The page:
When Sean MacLennan asked his parents for a trailbike after taking his first spin on a friend’s Yamaha DT80, his parents knew enough about his character to say no. Sean, like most rambunctious young boys, was daring – he would take quite enough chances with his safety even before gasoline, a throttle and two wheels were added to the mix. If there was a jump to jump, he was all over it. Adding a few hundred pounds of metal to the mix wouldn’t have been in Sean’s best interests. In fact, his father owned a motorcycle when Sean was a kid, but he sold it when Sean began taking notice of it.
Instead, Sean grew up near Nova Scotia’s eastern coast, surfing and skateboarding, and his two-wheel time was spent on a BMX bicycle. He never had a motorcycle of his own until later in life, and he’s is the first to admit that this was probably a good thing.
You’d expect it to be hard to make the case for a motorcycle when you’re married with a young child, but his wife knew how badly he wanted a bike and surprised him with a Honda 750 Shadow on his twenty-ninth birthday.
Building motorcycles is a relatively new passion for Sean. He began wanting to personalize his Shadow in the usual ways; first, an aftermarket exhaust and rejetting the carbs, then a free-flow air cleaner and a new handlebar. It just continued from there, and he was completely hooked. Friends began to ask him to modify their bikes, and all of the cash he made went into a shop fund to buy more equipment – a lathe, then a welder, a mill, and so on. He now has a fully functional fabrication shop.
“Motorcycles and fabricating can engulf you, its like crack to me,” Sean said excitedly. “It turns into a thirst for knowledge, learning about different metals and how you can fuse them together and shape them. And learning different techniques to weld or machine.”
He gets just as excited when he sees a part made by someone else, or the engineering that goes into any motorcycle. Sean appreciates all styles and makes of bikes, but he prefers old-school bobbers. He’s a true gearhead. Sean’s attitude and excitement for all things mechanical shine through to potential customers.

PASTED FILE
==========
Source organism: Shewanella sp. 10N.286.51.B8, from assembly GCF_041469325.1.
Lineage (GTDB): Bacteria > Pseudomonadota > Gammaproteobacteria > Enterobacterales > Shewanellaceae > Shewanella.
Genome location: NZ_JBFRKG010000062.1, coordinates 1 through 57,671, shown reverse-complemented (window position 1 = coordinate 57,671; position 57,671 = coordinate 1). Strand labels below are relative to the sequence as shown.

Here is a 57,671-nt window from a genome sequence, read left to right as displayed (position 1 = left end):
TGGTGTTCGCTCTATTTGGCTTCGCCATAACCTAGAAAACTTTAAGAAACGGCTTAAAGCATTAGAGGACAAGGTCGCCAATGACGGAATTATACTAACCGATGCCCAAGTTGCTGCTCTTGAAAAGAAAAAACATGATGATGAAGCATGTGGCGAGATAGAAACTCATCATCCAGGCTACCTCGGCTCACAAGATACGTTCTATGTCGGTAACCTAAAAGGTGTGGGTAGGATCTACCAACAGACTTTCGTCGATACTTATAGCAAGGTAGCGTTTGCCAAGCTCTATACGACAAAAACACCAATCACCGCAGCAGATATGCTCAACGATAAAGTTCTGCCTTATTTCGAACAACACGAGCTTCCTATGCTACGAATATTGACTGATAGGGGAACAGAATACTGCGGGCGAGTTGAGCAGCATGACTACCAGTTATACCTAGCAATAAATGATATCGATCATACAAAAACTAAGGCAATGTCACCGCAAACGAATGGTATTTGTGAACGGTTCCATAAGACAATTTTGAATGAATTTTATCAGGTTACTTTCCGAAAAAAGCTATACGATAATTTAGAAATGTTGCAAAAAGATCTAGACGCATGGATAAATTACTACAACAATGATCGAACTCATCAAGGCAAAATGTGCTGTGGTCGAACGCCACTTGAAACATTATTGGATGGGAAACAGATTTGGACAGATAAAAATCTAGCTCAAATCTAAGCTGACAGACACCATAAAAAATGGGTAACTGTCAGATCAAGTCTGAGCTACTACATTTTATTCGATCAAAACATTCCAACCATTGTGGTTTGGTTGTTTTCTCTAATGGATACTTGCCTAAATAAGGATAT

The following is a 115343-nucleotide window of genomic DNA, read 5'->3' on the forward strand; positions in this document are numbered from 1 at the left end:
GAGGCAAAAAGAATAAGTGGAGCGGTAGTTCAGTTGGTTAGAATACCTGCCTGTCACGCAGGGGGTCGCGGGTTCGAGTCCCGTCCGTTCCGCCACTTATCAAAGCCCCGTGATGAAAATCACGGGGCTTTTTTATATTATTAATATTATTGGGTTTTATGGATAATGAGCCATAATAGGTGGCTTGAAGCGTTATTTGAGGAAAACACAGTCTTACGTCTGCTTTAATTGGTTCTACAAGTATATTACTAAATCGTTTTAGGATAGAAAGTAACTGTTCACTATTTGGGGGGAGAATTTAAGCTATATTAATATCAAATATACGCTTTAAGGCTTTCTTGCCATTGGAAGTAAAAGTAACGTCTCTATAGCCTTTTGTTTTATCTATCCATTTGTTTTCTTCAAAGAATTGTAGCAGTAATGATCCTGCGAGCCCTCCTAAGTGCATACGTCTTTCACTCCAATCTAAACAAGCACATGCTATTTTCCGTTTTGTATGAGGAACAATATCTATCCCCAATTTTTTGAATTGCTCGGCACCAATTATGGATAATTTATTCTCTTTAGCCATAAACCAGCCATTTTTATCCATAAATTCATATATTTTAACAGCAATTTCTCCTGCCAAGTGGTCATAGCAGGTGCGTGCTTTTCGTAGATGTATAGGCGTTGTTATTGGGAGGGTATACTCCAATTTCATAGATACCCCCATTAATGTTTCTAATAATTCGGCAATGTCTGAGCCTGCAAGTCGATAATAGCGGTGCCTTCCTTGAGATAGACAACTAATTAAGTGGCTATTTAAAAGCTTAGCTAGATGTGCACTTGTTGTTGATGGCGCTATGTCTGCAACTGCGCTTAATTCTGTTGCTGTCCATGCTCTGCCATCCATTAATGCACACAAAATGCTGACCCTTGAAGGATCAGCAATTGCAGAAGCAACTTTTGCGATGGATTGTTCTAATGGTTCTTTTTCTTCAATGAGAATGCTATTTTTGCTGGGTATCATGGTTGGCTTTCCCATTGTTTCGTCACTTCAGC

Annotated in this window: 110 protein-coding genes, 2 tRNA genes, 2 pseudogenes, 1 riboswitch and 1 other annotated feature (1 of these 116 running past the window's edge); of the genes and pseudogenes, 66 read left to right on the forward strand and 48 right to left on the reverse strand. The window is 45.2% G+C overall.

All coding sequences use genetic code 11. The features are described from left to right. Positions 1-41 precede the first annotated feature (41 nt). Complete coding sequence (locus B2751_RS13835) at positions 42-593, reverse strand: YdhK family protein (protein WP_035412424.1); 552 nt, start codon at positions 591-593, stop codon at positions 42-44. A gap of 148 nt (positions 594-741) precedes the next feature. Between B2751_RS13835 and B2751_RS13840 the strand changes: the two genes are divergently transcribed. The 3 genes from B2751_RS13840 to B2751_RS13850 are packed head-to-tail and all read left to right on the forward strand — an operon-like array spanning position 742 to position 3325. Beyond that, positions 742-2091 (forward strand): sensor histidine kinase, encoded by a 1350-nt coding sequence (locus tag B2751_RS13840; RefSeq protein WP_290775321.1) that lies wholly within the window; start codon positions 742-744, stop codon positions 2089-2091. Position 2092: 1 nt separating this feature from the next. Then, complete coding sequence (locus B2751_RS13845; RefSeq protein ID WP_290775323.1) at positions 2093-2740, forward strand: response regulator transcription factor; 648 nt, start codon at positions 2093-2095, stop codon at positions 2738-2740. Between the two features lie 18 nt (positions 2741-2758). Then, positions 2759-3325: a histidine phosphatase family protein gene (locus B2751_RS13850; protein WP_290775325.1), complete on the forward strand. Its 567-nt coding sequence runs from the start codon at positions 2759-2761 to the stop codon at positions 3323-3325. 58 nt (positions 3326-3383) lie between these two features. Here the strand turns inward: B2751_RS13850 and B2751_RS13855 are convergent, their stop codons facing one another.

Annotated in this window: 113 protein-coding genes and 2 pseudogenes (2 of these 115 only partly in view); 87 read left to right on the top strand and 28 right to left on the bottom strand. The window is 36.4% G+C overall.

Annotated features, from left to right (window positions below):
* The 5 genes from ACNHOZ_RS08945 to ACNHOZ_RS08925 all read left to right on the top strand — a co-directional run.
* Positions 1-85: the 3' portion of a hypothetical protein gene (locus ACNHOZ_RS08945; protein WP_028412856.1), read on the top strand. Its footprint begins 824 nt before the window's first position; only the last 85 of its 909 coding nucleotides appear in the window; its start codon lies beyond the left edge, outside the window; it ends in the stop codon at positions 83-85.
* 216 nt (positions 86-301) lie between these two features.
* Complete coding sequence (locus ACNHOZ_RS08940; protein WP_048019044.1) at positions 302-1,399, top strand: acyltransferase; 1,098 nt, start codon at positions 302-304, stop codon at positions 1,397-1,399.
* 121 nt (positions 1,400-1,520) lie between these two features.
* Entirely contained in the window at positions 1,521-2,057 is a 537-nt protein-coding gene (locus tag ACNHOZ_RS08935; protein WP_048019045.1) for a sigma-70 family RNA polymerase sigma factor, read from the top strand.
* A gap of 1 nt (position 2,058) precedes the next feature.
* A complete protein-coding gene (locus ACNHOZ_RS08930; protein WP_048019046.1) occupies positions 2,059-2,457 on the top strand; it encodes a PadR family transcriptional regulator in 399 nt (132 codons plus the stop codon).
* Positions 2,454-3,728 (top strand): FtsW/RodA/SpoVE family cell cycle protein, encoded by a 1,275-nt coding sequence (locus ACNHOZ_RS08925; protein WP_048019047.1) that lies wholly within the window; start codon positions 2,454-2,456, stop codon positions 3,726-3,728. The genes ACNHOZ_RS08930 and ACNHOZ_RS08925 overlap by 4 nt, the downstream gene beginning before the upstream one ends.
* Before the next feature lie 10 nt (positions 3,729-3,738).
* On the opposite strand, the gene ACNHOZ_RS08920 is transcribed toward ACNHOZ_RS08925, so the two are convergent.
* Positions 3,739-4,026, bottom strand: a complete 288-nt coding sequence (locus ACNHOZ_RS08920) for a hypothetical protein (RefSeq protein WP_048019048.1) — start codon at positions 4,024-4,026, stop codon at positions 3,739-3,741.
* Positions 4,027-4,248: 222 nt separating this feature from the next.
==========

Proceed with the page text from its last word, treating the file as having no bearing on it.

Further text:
Drew Carter saw a couple of Sean’s builds around town, and word of mouth brought the two together. When Carter approached Sean to build a bobber, he had some initial ideas of what he was looking for in a custom, but otherwise he gave Sean free rein over the build. Sean will sometimes drastically change the frame, but this 2-up, 2-out Ultima frame was almost perfect for this build, only needing a few tabs cut off or welded on to mount the fuel tank and other ancillary necessities. Many other items were made in-house, including the handlebar and risers, fender struts, exhaust and the coiled tubing used for the engine breather system.
Sean’s fully outfitted shop allows him to take on any challenge. It fulfills his desire to design and make many of the pieces he requires during a build, and he now feels as if he’s cheating if he buys a piece from a catalogue.
Most custom bike projects are works in progress, and this one is no different. Over the winter months, it had a springer front end installed instead of the 2-over hydraulic fork seen in these photos. I saw this bike recently in Halifax, and it’s a bike that should be seen in person. Many people will notice it once riding season arrives, as Drew can’t wait to get it back out on the road on Canada’s east coast.
|Builder:||Seanâ€™s Non-Stock Customs Ltd.|
|Name of Bike:||My Mistress|
|Displacement:||113 cu. in.|
|Carburetor:||Mikuni 42 mm flat slide|
|Air Cleaner:||modified velocity stack|
|Exhaust:||Sean’s Non-Stock Customs Ltd.|
|Primary Drive:||Ultima 2-inch open belt|
|Type:||2-inch over stock|
|Front Size:||21-inch laced|
|Tire make:||Avon Venom|
|Rear Size:||16-inch laced|
|Tire make:||Avon Venom|
|Gas Tank:||Stretched Sportster|
|Handlebars:||Sean’s Non-Stock Customs Ltd.|